Sunday, June 23, 2013

Happy 22nd Birthday, Sonic! IIZ Turns 4!

Psh, and you all thought I forgot, didn't you?! Well, OK, maybe just for a moment. I've been keeping busy with some other projects and things lately, that I haven't found time to really sit down and get at the big backlog of reviews I've been staring down the last week or so. I'm totally behind on the goings-on of Archie's Sonic series right now (I need to catch up with the crossover) and I've got to start putting together some plans for things to write about.

Also, how about Sonic Lost World? Anybody else hyped for that? ...Sorry I don't have much more to say on it, I kinda missed the opportunity when it was announced, didn't I? Anyway, have a sketch I did for today.


I'll be playing some catch up on the world of Sonic this summer, so hopefully I actually have some posts that materialize out of that in the next couple months... Hopefully.

Wednesday, April 24, 2013

Review: Mega Man #24

It’s been a while, hasn’t it? I’ve been haring off in other directions for the last few months, particularly updating my art blog (shameless plug) and pursuing other things for a little while. That said, I think this blog deserves a little bit of love too! I had intended to write reviews for the recently completed “Endangered Species” storyline (Sonic the Hedgehog #243-246) and a few other things, but those are being temporarily put off while I jump in directly to Archie Comics’ big crossover event “Worlds Collide!”

So let’s get right into it, shall we?



“Worlds Collide” is Archie's big mash-up between the worlds of Sonic the Hedgehog and Mega Man. Written by head writer Ian Flynn with the blessing of SEGA and Capcom (in fact, it was their idea!), the twelve-part crossover event will span Archie's three series: Sonic the Hedgehog, Sonic Universe and Mega Man.

To help readers keep track of what books are coming out during the crossover, Archie has released a handy checklist that has been featured in various comic ads and promotional materials. You can check it below:

Click to enlarge.
The action starts off in Mega Man #24, so let’s begin! 

Warning, spoilers ahead.


The story opens in the Green Hill Zone in Sonic’s world. Sonic is battling a new foe, dressed in blue and sporting a cannon on his arm—it’s the super fighting robot, Mega Man! But wait… aren’t they both the heroes? Just what is going on here?

High in the sky, a robot that suspiciously resembles Tails, Sonic’s sidekick and best friend, is monitoring the action and transmitting the footage directly to none other than Dr. Eggman and Dr. Wily. The two doctors are busy congratulating one another for the oh-so-brilliant plan of pitting Sonic and Mega Man against each other, cheering for their hated nemeses’ mutual destruction. The two doctors look over to another monitor that is keeping track of the seven Chaos Emeralds, five of which have already been collected. The two reminisce on how their partnership began…


The rest of the issue is a flashback/setup for the storyline, with one of Dr. Wily’s robot servants bringing him a strange blue gemstone (which turns out to be the Chaos Emerald that went missing from the Death Egg Mk. II in Sonic #230), which suddenly puts him into contact with Dr. Eggman.

After some arguing the two realize they have much in common, particularly their advanced knowledge of robotics and being plagued by “young upstarts” that always seem to get in their ways. Eggman proposes the two meet, and they subsequently create an alternate dimension by manipulating the power of the Chaos Emerald Wily obtained. They then proceed to build a new base of operations and Death Egg model and reset their worlds via the Genesis Wave (last used by Eggman in Sonic #225, kicking off the “Genesis” arc in #226-229), priming their respective worlds for conquest.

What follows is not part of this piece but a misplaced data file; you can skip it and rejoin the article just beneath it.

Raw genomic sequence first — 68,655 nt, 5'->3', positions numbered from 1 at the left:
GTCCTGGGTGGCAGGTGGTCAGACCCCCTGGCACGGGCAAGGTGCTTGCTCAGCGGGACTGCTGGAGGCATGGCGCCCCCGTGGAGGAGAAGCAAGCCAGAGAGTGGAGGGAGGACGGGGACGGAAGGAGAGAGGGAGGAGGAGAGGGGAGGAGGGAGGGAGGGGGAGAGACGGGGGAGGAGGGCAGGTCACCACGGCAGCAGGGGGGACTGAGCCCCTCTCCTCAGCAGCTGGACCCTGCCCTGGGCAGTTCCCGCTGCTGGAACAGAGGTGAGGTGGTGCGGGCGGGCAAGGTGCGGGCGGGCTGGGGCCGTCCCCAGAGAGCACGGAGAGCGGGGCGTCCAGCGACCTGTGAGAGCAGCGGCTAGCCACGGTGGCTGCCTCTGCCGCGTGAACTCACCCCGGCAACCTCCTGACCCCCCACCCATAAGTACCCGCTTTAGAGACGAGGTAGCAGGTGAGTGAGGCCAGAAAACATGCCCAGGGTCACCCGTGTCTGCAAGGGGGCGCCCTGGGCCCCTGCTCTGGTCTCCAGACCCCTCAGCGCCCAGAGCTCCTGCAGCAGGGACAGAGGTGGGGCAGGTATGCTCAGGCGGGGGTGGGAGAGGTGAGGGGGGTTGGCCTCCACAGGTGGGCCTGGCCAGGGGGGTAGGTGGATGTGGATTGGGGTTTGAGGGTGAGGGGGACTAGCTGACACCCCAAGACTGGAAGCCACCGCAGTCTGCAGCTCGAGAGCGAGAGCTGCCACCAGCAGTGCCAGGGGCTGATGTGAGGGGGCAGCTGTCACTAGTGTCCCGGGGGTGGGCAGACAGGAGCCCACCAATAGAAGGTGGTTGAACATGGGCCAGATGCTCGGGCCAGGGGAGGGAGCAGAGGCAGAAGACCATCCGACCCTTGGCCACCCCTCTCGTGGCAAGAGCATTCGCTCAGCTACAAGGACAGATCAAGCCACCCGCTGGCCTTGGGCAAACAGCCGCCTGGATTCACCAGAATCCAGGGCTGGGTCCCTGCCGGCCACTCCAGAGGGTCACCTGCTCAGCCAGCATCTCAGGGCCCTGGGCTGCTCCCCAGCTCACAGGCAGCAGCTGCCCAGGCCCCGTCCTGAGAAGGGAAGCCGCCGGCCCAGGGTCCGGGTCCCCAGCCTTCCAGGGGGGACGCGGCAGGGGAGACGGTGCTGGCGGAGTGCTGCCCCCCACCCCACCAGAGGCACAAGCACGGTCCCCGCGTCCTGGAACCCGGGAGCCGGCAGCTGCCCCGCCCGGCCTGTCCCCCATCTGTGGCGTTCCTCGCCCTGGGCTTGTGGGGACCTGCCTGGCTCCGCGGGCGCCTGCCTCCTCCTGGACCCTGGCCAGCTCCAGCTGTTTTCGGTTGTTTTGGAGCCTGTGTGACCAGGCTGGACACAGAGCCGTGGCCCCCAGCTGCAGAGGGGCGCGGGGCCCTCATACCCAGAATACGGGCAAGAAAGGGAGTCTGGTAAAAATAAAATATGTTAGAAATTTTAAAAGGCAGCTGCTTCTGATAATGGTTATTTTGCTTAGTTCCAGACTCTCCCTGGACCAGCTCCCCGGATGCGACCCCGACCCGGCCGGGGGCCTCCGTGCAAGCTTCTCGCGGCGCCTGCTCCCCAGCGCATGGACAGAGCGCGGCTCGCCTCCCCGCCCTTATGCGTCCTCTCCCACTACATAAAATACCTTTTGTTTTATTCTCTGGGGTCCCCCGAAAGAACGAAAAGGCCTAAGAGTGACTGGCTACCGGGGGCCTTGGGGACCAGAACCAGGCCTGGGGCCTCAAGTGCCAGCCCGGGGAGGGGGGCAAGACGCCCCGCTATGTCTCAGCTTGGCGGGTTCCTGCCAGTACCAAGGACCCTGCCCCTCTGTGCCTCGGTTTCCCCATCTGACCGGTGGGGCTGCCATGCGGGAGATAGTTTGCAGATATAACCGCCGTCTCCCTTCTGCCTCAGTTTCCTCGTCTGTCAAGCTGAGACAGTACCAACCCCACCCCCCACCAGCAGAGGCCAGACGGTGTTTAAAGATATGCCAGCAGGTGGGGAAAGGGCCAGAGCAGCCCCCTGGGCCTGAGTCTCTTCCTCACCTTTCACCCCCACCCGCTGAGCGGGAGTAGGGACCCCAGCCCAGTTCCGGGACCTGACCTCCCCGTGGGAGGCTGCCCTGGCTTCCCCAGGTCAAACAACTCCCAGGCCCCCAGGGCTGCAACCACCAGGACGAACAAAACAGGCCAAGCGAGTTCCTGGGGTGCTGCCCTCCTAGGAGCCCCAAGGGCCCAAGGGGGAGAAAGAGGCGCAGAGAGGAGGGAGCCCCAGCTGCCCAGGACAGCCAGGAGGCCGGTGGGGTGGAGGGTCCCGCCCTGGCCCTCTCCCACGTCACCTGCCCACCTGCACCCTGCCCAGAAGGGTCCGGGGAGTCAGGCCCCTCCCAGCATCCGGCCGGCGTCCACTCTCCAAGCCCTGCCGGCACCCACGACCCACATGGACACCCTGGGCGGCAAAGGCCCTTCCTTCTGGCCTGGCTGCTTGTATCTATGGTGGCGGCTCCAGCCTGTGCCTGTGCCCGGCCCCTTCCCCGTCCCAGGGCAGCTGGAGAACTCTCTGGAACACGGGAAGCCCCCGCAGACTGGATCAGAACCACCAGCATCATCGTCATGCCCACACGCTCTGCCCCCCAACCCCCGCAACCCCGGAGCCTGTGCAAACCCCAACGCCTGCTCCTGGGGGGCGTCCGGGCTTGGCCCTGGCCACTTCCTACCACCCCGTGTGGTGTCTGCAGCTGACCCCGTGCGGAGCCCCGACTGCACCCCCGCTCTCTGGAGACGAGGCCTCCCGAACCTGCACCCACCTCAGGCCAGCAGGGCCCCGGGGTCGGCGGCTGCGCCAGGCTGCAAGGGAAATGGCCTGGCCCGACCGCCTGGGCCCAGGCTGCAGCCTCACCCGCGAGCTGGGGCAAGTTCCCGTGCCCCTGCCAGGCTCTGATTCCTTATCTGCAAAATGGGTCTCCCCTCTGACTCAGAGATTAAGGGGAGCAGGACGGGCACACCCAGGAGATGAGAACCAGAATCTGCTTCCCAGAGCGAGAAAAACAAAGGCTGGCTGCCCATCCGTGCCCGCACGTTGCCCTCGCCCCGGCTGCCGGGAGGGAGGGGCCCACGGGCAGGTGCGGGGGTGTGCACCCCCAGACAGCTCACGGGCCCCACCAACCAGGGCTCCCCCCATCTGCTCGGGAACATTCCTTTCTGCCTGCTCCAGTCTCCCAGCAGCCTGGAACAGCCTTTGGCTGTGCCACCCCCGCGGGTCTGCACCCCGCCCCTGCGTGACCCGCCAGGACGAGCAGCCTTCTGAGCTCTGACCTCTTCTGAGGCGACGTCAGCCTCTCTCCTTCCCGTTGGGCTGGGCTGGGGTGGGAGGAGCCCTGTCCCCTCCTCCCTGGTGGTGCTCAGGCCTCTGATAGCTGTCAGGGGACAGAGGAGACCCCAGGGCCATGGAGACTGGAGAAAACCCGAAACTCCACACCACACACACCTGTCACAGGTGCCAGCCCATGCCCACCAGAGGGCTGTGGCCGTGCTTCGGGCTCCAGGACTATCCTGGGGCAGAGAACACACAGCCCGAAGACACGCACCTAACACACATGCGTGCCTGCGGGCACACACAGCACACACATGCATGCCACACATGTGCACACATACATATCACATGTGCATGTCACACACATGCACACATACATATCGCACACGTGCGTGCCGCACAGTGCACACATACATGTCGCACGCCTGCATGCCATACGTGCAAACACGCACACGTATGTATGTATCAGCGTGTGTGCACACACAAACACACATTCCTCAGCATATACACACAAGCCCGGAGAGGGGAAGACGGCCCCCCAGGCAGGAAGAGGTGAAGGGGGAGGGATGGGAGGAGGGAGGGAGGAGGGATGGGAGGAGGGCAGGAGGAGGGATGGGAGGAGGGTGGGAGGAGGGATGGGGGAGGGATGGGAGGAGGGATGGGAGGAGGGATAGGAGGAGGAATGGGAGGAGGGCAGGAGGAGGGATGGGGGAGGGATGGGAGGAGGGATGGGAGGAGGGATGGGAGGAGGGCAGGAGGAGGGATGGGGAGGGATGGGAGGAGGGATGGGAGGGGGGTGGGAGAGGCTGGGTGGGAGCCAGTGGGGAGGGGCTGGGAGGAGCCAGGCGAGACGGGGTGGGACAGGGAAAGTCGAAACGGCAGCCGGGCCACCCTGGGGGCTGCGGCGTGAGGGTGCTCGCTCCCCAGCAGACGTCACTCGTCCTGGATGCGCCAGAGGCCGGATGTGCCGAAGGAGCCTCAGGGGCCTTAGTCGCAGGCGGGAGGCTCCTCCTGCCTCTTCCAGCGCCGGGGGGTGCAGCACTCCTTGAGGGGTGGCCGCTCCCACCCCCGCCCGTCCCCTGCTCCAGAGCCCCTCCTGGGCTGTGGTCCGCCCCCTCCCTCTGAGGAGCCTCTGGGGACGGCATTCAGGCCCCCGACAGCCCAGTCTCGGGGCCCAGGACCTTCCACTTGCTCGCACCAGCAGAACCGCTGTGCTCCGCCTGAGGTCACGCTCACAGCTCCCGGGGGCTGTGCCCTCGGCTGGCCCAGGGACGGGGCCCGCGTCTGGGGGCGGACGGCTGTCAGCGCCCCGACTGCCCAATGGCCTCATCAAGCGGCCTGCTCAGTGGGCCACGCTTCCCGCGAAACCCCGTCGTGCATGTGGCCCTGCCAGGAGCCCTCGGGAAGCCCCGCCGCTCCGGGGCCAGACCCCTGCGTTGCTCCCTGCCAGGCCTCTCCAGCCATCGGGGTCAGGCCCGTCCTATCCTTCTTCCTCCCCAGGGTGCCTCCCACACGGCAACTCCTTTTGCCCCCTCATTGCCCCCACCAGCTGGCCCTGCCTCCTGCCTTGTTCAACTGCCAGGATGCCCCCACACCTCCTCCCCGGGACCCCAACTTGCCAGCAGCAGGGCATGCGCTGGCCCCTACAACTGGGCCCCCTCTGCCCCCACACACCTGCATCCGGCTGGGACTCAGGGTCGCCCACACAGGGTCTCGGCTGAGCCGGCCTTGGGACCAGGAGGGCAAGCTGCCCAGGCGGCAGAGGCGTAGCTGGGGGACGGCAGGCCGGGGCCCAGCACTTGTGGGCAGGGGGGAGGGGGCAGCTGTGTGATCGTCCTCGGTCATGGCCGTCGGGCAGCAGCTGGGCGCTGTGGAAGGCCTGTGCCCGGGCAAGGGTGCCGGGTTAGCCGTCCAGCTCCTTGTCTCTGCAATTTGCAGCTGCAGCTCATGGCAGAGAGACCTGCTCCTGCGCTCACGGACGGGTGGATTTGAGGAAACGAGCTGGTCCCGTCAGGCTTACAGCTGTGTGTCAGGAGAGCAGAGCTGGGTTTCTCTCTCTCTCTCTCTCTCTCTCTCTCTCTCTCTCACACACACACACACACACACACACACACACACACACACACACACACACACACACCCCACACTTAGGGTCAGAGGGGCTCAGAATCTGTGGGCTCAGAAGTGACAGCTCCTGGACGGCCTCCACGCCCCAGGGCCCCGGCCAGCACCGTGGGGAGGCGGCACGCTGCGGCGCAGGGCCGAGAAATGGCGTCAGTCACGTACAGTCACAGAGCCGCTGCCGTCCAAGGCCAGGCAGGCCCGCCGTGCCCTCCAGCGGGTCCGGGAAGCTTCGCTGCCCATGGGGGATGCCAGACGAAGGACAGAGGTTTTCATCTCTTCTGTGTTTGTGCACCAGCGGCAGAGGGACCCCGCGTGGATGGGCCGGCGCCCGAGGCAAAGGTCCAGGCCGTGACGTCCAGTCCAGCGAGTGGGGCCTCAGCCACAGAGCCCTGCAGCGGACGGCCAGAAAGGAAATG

It’s sort of weird going into “Worlds Collide” when Archie, for whatever reason, decided to give away bits and pieces of the story through their early solicitations (particularly the covers). To be fair, even though people who have seen most of the solicitations might be going in with some vague knowledge, the covers hardly tell the whole story. Part one helps to put some of those upcoming covers into context. Here, we see how the two doctors meet and the development of their fast friendship (played for laughs on the “Evil Friends For Life” variant covers that will be scattered throughout the crossover).

A cover for an upcoming issue (Sonic Universe #52, part 5) features Mega Man-styled robots based on Tails, Knuckles, Shadow and Amy, and this issue explains their creation: a fusion of Dr. Eggman’s roboticization techniques and Dr. Wily’s own brand of robotic technology.


I confess I don’t have much knowledge of Mega Man or his universe; I’ve played a few games scattered throughout the franchise, and I’m aware of the main players, but the specifics are totally lost to me. I think the crossover might be what turns me around and actually gets me into something Mega Man related (i.e. Archie’s comic series).

I think that’s sort of the beauty of this sort of thing: the cross-pollination of fans of the respective franchises discovering the other, and, hopefully, becoming fans in the process. Of course, crossovers like this are also a great marketing scheme to move lots of books all at once, and now with Archie getting into the variant cover scheme (though without the weird shipment ratios of common and rare covers and expensive retailer incentives/exclusives other publishers are currently doing—take a look at IDW’s Teenage Mutant Ninja Turtles for an idea of what I mean), the completionist collectors will likely be ALL OVER this crossover.


If I have one nitpick about the whole idea of the crossover is that it’s essentially interrupting the on-going narratives of both universes: Sonic #247 ended on a cliffhanger with Sonic and crew confronting Mecha-Sally just before the Genesis wave hits, and I’ve heard Mega Man #23 has a similar cliffhanger ending. I can appreciate however, that Archie hasn’t totally rushed the stories of those series simply to make way for the crossover, choosing instead to merely “pause” them. I can also appreciate the ease of access into both worlds. Again, I think it’s that “cross-pollination” Archie is aiming for.

I’ve mentioned before (long ago) that Archie’s Sonic comic in particular has never been the easiest book to pick up. It’s always been a “miss an issue, miss most of the story” sort of thing. Archie has definitely made some grand efforts to really make things more accessible in the last few years, but the twenty year history of the on-going narrative, which has passed through many writers in that span, will always be a hurdle; it’s certainly lower than it’s ever been, but it’s still there.